•Meet as many people as possible. This goes back to never knowing who you are going to meet, or when and where you might meet just the right person to move your career forward. Make it a habit of meeting people, collecting and cataloging business cards, and building relationships. You can never know too many people!
•Join organizations and get involved! It’s great to say you joined an industry organization like Indie Connect. But the real networking and relationship building happens when you actually get involved. Join committees or volunteer to chair one. Help with fundraisers. Don’t just sit on the sidelines! If you do, hardly anyone will notice you, and those who do will not get the impression that you’re a serious player.
•Ask for referrals. Don’t be afraid to ask for specific referrals. If you know names, and you believe that the person who you just met might be able to connect you with them, go ahead and ask. However, here are the keys. 1) Don’t be pushy. 2) Don’t put the person who you are talking to in an awkward position. Tell them that you know that they rightfully guard their relationships and the privacy of their contacts, and you would never want to do anything to compromise them. Then ask them what they would need from you before they would make such a key referral.
•Save business cards and contact information. Be sure to keep all of your contacts organized. You never know when you’ll either need someone’s help that you met years ago, or finally have a good contact for that person years after you met. It’s also good to have this information when someone asks you for a referral and you know exactly who to send them to.
•Keep your promises! If you say you are going to call someone, do it. If you say you will make an introduction for them, do it. If you say you’ll meet someone at a specific time, be there. Do everything in a timely manner. Get the reputation as a man (or woman) of your word. People will be much more inclined to help you if they know you are professional and can be trusted.
•Keep confidences. It is vital that you not repeat information that is told to you in confidence. Entertainment is an industry based on perception and reputation. Sharing confidential information can hurt or ruin their reputation (not to mention your own). It will also destroy any trust you might have built up with the other person.
•Keep track of conversations. After you’ve met someone, write down what you spoke about on the back of his or her business cards. Also include any personal information that you hear that you want to remember, such as spouses or children’s names. Show them that you were paying attention by bringing up the information in your follow up exchange (e.g. How is your wife Jenny doing?). Also keep track of things you promised you would do for them, when to follow up, connections they might have for you etc.
•Be generous with your leads. Whenever possible, be open with your referrals. Of course, you should only do this when you feel 100% confident that you will not be wasting your connection’s time or jeopardizing your relationship with them. In other words, you probably shouldn’t introduce a mediocre songwriter to a top publisher. The more you help others, the more people will rally around you when you need help.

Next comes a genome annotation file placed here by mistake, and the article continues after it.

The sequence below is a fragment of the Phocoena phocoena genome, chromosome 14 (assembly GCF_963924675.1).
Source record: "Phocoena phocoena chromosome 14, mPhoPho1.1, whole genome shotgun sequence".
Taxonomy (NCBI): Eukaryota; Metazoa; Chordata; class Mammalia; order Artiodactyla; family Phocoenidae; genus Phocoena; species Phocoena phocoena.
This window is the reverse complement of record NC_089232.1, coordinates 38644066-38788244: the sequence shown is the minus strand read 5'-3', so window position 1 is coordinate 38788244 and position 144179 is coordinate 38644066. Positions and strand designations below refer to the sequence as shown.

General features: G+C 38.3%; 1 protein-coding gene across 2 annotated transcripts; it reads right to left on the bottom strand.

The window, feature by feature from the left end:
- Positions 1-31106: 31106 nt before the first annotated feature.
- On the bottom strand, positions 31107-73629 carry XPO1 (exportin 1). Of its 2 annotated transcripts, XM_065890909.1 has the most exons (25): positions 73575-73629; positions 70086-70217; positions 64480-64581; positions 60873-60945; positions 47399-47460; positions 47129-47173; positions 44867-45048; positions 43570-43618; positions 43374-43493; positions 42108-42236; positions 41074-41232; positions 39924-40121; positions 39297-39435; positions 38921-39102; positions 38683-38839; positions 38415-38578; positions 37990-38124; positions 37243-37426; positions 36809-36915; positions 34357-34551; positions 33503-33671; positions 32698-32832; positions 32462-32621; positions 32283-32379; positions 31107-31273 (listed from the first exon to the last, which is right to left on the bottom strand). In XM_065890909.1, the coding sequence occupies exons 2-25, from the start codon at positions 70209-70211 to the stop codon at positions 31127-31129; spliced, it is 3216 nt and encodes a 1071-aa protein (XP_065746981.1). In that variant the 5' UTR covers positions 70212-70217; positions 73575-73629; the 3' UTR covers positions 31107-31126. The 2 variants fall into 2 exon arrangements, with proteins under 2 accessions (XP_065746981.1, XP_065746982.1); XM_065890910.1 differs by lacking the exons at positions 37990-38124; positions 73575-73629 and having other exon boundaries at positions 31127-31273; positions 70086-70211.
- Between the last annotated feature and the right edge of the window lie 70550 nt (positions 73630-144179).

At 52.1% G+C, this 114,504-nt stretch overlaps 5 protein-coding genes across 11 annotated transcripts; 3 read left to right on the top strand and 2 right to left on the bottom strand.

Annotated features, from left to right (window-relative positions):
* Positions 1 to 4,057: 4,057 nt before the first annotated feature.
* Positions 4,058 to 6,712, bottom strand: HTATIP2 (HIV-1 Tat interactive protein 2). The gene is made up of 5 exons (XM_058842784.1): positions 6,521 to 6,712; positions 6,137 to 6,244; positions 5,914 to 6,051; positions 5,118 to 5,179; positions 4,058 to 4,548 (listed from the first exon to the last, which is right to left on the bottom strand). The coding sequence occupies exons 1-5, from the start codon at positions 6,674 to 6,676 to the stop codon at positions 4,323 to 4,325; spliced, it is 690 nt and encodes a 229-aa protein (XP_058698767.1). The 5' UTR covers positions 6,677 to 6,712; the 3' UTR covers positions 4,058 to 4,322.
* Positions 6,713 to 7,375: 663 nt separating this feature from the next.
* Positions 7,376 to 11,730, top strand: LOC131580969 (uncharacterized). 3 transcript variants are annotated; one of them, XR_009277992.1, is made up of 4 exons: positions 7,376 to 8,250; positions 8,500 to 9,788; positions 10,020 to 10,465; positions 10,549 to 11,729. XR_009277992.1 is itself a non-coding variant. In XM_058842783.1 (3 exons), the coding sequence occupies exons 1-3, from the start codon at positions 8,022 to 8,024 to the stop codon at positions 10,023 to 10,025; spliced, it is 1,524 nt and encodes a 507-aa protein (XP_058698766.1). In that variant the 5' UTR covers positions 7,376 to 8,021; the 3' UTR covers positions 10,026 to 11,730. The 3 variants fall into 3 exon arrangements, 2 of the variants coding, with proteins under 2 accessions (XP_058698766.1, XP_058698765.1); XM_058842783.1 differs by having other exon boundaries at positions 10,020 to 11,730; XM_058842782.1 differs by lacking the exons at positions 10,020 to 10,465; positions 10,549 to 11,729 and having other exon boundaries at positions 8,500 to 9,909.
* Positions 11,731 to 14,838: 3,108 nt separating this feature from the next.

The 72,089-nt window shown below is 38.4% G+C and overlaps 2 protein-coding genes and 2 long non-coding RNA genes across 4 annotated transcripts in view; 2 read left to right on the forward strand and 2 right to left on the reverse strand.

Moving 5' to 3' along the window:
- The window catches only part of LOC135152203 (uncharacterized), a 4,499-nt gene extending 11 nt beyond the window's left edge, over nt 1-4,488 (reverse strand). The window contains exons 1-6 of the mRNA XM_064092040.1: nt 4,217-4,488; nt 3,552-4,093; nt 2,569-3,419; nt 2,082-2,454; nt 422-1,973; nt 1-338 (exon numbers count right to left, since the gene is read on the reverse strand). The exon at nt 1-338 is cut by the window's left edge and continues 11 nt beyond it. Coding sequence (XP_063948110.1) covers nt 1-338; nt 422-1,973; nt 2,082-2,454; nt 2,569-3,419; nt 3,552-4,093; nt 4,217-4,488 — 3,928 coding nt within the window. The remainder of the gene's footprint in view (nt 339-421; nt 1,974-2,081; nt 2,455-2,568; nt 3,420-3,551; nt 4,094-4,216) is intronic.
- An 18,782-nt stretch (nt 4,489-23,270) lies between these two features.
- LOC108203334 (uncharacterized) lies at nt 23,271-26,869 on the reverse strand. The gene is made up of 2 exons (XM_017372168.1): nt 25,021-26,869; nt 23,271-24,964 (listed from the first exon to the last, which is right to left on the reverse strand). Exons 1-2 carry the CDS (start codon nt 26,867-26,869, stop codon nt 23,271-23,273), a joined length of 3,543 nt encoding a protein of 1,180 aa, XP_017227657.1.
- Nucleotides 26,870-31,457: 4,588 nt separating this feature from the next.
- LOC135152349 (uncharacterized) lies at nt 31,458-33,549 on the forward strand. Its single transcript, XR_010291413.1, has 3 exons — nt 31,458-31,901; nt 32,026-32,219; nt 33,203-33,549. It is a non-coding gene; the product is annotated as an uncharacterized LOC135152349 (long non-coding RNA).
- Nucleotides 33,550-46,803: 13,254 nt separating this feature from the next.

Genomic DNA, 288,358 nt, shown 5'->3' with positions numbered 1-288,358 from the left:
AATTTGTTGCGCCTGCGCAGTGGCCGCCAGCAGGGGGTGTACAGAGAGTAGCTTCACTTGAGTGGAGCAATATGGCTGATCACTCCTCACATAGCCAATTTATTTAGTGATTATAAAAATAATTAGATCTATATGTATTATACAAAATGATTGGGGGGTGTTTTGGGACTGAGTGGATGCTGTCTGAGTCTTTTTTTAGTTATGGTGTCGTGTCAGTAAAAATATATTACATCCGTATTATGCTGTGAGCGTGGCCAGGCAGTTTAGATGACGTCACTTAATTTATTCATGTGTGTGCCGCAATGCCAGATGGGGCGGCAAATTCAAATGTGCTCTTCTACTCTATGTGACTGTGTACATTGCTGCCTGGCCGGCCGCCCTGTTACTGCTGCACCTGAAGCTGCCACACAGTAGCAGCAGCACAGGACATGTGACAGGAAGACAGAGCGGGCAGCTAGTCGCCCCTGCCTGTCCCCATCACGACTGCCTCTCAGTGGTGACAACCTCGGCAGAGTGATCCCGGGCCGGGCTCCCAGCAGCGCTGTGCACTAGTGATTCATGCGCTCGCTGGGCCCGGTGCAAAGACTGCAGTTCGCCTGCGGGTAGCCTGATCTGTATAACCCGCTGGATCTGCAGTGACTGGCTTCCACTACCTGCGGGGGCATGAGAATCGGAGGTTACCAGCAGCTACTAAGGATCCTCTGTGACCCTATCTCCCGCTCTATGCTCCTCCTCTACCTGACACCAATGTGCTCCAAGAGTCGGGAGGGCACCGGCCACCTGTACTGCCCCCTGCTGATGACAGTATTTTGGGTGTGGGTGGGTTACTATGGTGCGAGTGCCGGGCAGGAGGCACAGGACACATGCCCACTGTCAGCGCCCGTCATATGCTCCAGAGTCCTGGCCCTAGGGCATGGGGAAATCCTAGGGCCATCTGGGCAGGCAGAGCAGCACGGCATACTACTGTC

•Make personal introductions. If you have a connection for someone, take the time to make a personal introduction either by phone or email. The reason is that you are telling both parties that you ‘sanctioned’ the introduction. Nowadays many people lie and say ‘____ told me to call’ just to get past the gatekeepers, even though that referral was never really made.
•Reward good introductions. If someone introduces you to a contact that turns out to be a profitable or beneficial connection for you, reward him. This reward might be as small as a thank-you note, a gift basket, a gift certificate to a nice restaurant, or as large as a percentage of the income that resulted from the lead. Be fair. Once again, people will do everything they can to help you if they know that you are grateful.
•Keep in touch with your network. It is vital to keep in touch with your network, especially those with whom you have done business. This serves 2 very important purposes. First, it keeps you in the forefront of their minds. Secondly, everyone likes to know that they are important enough to someone else to receive an occasional phone call or email.
•Get good at remembering names and faces. This is extremely valuable because it may help you avoid embarrassing situations. It’s also great because people love to be recognized! It shows that you were paying attention the first time you met.
•Smile! This will attract people to you. People love to be around other people who are happy.
•Find the centers of influence. Influential people often get that way because they are masters at networking. At any networking event or party they will be the one with the most people around them. Get to know them. They can lead you to a lot of other people who might be important to your career.
•Reinforce your brand. Whether you are attending a formal business networking events, a conference or just going to meet someone for coffee, present your brand as much as possible. Maybe you have a polo shirt with your band logo on it that looks appropriate. Maybe you are carrying a computer case with your logo on it. Make your logo your screensaver as well. Of course, I am not saying that you should walk around in a stage costume. You just simply want to put your brand in front of as many people as possible. It will also spark some people to talk to you because they know your brand, even if they have never met you personally.